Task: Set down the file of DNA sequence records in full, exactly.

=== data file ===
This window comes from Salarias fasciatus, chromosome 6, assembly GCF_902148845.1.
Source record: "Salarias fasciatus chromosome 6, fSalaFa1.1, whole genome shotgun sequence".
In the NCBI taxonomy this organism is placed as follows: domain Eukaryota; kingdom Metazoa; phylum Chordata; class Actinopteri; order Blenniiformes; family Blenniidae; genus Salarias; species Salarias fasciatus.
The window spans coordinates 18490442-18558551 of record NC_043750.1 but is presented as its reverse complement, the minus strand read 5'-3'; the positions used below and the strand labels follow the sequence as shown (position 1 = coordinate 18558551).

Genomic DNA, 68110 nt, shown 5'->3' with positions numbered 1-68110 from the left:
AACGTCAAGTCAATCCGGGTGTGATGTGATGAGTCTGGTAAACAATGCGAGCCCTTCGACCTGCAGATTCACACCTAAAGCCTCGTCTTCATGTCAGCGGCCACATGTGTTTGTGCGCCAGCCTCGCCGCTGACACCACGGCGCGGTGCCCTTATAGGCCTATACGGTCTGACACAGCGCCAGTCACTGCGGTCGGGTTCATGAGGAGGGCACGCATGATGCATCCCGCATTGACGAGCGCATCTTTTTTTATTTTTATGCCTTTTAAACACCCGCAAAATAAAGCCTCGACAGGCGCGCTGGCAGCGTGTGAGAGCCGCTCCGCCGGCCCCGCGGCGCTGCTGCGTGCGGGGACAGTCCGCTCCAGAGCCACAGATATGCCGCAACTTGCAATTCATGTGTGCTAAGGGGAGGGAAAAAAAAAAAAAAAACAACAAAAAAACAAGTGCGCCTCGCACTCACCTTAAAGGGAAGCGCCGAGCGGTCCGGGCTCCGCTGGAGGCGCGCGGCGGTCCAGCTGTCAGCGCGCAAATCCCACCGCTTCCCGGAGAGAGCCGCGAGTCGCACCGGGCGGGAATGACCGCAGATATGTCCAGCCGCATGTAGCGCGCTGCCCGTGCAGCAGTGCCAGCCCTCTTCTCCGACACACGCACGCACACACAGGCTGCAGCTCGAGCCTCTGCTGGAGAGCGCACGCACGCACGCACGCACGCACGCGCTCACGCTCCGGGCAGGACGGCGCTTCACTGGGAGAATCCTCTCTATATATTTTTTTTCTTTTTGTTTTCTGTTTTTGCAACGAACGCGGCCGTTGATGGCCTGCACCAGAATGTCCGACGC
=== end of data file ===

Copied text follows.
This window comes from Salarias fasciatus, chromosome 6, assembly GCF_902148845.1.
Source record: "Salarias fasciatus chromosome 6, fSalaFa1.1, whole genome shotgun sequence".
In the NCBI taxonomy this organism is placed as follows: domain Eukaryota; kingdom Metazoa; phylum Chordata; class Actinopteri; order Blenniiformes; family Blenniidae; genus Salarias; species Salarias fasciatus.
The window spans coordinates 18490442-18558551 of record NC_043750.1 but is presented as its reverse complement, the minus strand read 5'-3'; the positions used below and the strand labels follow the sequence as shown (position 1 = coordinate 18558551).

Genomic DNA, 68110 nt, shown 5'->3' with positions numbered 1-68110 from the left:
AACGTCAAGTCAATCCGGGTGTGATGTGATGAGTCTGGTAAACAATGCGAGCCCTTCGACCTGCAGATTCACACCTAAAGCCTCGTCTTCATGTCAGCGGCCACATGTGTTTGTGCGCCAGCCTCGCCGCTGACACCACGGCGCGGTGCCCTTATAGGCCTATACGGTCTGACACAGCGCCAGTCACTGCGGTCGGGTTCATGAGGAGGGCACGCATGATGCATCCCGCATTGACGAGCGCATCTTTTTTTATTTTTATGCCTTTTAAACACCCGCAAAATAAAGCCTCGACAGGCGCGCTGGCAGCGTGTGAGAGCCGCTCCGCCGGCCCCGCGGCGCTGCTGCGTGCGGGGACAGTCCGCTCCAGAGCCACAGATATGCCGCAACTTGCAATTCATGTGTGCTAAGGGGAGGGAAAAAAAAAAAAAAAACAACAAAAAAACAAGTGCGCCTCGCACTCACCTTAAAGGGAAGCGCCGAGCGGTCCGGGCTCCGCTGGAGGCGCGCGGCGGTCCAGCTGTCAGCGCGCAAATCCCACCGCTTCCCGGAGAGAGCCGCGAGTCGCACCGGGCGGGAATGACCGCAGATATGTCCAGCCGCATGTAGCGCGCTGCCCGTGCAGCAGTGCCAGCCCTCTTCTCCGACACACGCACGCACACACAGGCTGCAGCTCGAGCCTCTGCTGGAGAGCGCACGCACGCACGCACGCACGCACGCGCTCACGCTCCGGGCAGGACGGCGCTTCACTGGGAGAATCCTCTCTATATATTTTTTTTCTTTTTGTTTTCTGTTTTTGCAACGAACGCGGCCGTTGATGGCCTGCACCAGAATGTCCGACGC